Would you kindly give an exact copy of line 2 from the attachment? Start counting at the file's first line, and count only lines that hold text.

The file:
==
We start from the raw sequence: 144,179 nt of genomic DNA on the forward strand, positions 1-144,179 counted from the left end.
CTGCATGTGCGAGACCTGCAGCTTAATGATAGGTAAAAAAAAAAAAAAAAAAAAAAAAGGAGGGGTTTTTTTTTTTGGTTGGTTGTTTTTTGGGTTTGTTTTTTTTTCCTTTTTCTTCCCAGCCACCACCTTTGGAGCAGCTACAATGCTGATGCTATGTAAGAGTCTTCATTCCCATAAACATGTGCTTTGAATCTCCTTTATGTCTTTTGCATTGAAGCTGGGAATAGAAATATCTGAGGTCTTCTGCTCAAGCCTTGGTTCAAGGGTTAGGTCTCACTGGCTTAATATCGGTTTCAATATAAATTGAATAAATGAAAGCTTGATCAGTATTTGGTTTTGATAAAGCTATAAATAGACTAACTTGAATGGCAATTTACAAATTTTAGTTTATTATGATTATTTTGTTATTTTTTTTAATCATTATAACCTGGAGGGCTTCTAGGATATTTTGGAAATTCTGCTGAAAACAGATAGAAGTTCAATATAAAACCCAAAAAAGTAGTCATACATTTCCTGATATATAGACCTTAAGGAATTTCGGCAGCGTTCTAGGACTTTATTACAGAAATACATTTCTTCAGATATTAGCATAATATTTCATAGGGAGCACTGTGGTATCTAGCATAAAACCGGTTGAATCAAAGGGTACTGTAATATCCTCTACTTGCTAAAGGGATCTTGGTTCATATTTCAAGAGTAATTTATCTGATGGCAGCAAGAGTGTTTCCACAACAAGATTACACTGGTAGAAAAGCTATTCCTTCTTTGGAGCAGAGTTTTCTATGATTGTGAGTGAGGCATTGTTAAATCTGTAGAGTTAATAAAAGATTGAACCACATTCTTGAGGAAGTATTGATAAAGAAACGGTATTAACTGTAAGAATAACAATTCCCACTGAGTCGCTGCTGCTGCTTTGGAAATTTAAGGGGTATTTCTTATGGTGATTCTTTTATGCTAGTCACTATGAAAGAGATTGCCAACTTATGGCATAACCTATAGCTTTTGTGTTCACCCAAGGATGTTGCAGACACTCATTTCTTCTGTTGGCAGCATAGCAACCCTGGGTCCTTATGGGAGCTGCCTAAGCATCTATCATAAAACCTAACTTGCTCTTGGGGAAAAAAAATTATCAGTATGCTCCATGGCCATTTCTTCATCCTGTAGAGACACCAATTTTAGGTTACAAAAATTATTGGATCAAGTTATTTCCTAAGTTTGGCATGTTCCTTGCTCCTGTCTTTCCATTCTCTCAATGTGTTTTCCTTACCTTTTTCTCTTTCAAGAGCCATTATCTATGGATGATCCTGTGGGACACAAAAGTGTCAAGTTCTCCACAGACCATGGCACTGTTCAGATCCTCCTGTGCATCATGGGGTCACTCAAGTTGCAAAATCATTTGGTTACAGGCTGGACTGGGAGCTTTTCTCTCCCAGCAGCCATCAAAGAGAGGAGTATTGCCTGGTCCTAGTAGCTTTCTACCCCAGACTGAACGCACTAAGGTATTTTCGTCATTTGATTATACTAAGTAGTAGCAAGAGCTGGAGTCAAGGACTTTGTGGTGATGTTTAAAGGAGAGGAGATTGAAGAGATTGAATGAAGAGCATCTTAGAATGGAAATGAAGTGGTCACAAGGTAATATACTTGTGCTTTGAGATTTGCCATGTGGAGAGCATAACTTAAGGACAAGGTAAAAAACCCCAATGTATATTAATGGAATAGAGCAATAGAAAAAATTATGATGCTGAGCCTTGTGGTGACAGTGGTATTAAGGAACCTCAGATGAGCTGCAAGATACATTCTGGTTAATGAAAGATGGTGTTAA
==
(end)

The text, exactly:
CTGCATGTGCGAGACCTGCAGCTTAATGATAGGTAAAAAAAAAAAAAAAAAAAAAAAAGGAGGGGTTTTTTTTTTTGGTTGGTTGTTTTTTGGGTTTGTTTTTTTTTCCTTTTTCTTCCCAGCCACCACCTTTGGAGCAGCTACAATGCTGATGCTATGTAAGAGTCTTCATTCCCATAAACATGTGCTTTGAATCTCCTTTATGTCTTTTGCATTGAAGCTGGGAATAGAAATATCTGAGGTCTTCTGCTCAAGCCTTGGTTCAAGGGTTAGGTCTCACTGGCTTAATATCGGTTTCAATATAAATTGAATAAATGAAAGCTTGATCAGTATTTGGTTTTGATAAAGCTATAAATAGACTAACTTGAATGGCAATTTACAAATTTTAGTTTATTATGATTATTTTGTTATTTTTTTTAATCATTATAACCTGGAGGGCTTCTAGGATATTTTGGAAATTCTGCTGAAAACAGATAGAAGTTCAATATAAAACCCAAAAAAGTAGTCATACATTTCCTGATATATAGACCTTAAGGAATTTCGGCAGCGTTCTAGGACTTTATTACAGAAATACATTTCTTCAGATATTAGCATAATATTTCATAGGGAGCACTGTGGTATCTAGCATAAAACCGGTTGAATCAAAGGGTACTGTAATATCCTCTACTTGCTAAAGGGATCTTGGTTCATATTTCAAGAGTAATTTATCTGATGGCAGCAAGAGTGTTTCCACAACAAGATTACACTGGTAGAAAAGCTATTCCTTCTTTGGAGCAGAGTTTTCTATGATTGTGAGTGAGGCATTGTTAAATCTGTAGAGTTAATAAAAGATTGAACCACATTCTTGAGGAAGTATTGATAAAGAAACGGTATTAACTGTAAGAATAACAATTCCCACTGAGTCGCTGCTGCTGCTTTGGAAATTTAAGGGGTATTTCTTATGGTGATTCTTTTATGCTAGTCACTATGAAAGAGATTGCCAACTTATGGCATAACCTATAGCTTTTGTGTTCACCCAAGGATGTTGCAGACACTCATTTCTTCTGTTGGCAGCATAGCAACCCTGGGTCCTTATGGGAGCTGCCTAAGCATCTATCATAAAACCTAACTTGCTCTTGGGGAAAAAAAATTATCAGTATGCTCCATGGCCATTTCTTCATCCTGTAGAGACACCAATTTTAGGTTACAAAAATTATTGGATCAAGTTATTTCCTAAGTTTGGCATGTTCCTTGCTCCTGTCTTTCCATTCTCTCAATGTGTTTTCCTTACCTTTTTCTCTTTCAAGAGCCATTATCTATGGATGATCCTGTGGGACACAAAAGTGTCAAGTTCTCCACAGACCATGGCACTGTTCAGATCCTCCTGTGCATCATGGGGTCACTCAAGTTGCAAAATCATTTGGTTACAGGCTGGACTGGGAGCTTTTCTCTCCCAGCAGCCATCAAAGAGAGGAGTATTGCCTGGTCCTAGTAGCTTTCTACCCCAGACTGAACGCACTAAGGTATTTTCGTCATTTGATTATACTAAGTAGTAGCAAGAGCTGGAGTCAAGGACTTTGTGGTGATGTTTAAAGGAGAGGAGATTGAAGAGATTGAATGAAGAGCATCTTAGAATGGAAATGAAGTGGTCACAAGGTAATATACTTGTGCTTTGAGATTTGCCATGTGGAGAGCATAACTTAAGGACAAGGTAAAAAACCCCAATGTATATTAATGGAATAGAGCAATAGAAAAAATTATGATGCTGAGCCTTGTGGTGACAGTGGTATTAAGGAACCTCAGATGAGCTGCAAGATACATTCTGGTTAATGAAAGATGGTGTTAA